Long Beach Jetty Contractor Selected for Rockaway Project


 The jetties are coming! The U.S. Army Corps of Engineer’s (USACE) bid process for contactors to install Rockaway’s groins, has come to an end, and USACE is expected to award the contract to the same company that completed Long Beach’s groin project in recent years.

After opening the bid process in late February, USACE received offers from eight contractors. According to Robby Schwach of Councilman Eric Ulrich’s office, the lowest bid came in from H & L Contracting, at just over $114 million. The Army Corps has estimated this project to cost as much at $250M. Some of the other bids included Weeks Marine ($140 M), Michels ($137 M), and Kiewit ($168.5 M). H & L Contracting has worked on a few big beach projects around New York including Long Beach’s groin project and erosion control in Coney Island. An official announcement has not yet been made about the contractor selection, but USACE has confirmed.

According to Schwach, the project can start within a few weeks, however an exact start date is up in the air, as it will take time for the company to mobilize equipment, personnel and the stones to build the new groins.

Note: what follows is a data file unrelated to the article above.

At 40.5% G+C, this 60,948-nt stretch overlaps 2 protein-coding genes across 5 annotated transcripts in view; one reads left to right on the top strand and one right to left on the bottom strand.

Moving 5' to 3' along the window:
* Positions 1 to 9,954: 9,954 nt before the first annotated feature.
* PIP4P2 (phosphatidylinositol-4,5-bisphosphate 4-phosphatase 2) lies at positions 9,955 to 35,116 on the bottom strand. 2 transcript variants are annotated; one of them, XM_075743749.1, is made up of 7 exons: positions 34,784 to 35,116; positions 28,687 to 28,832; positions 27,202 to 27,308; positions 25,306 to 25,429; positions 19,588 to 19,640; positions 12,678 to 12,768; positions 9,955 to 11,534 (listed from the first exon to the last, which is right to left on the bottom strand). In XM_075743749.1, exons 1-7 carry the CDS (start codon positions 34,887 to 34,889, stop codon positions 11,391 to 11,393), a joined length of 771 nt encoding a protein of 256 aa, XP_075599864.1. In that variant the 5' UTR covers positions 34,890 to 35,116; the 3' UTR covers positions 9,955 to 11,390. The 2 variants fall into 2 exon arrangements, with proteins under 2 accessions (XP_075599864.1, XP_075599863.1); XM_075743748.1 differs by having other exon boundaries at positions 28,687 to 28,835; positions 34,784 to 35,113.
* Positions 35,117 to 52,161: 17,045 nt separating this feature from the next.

Schwach says the 14 new groins (referred to as jetties by locals) will be built starting in the west end, at Beach 145, Beach 140, Beach 135, Beach 130, Beach 125, Beach 120, Beach 115, Beach 110, Beach 105, Beach 102, Beach 98 and Beach 92, with the other two much further east (Beach 52 and Beach 32). There are plans to remove or cut down some, if not all, of the existing wooden jetties. Four existing rock groins, including one at Beach 149, will be rehabilitated and extended.

Schwach adds that work will take place Mondays through Fridays for eight and a half hours a day. An estimated 724 million pounds of rock will be used for this project. If the beaches are not closed this summer, closures for the project will only take place around the direct areas where work is taking place for safety reasons. Truck routes on the beach will be fenced off with "flaggers” at intersections to allow beach-goers to access the beach. Trucks can access the beach at Beach 9th, Beach 108th, and Beach 116th as well as Beach 126th and Beach 142nd, where the current dune and baffle walls will be removed temporarily and then rebuilt. No construction will take place from beach 90th to Beach 105th between Memorial Day and Labor Day unless permitted by the Parks Dept. No construction will take place from Beach 6th to Beach 85th Street until after September 1, when the piping plovers are done nesting for the season. Each groin could take up to three months to build, and the bid includes a provision that the contract should be completed within four years.

USACE confirmed most of this information, however, they added that the order of the work is not definite yet and will be at the discretion of the contractor. For instance, the contractor could decide to utilize the summer to start stockpiling rock and start with the east groin field sometime in the fall, after the piping plovers leave.

Note that this contract does not include the construction of the reinforced dune from Beach 6th to Beach 149th and sand restoration.

 By Katie McFadden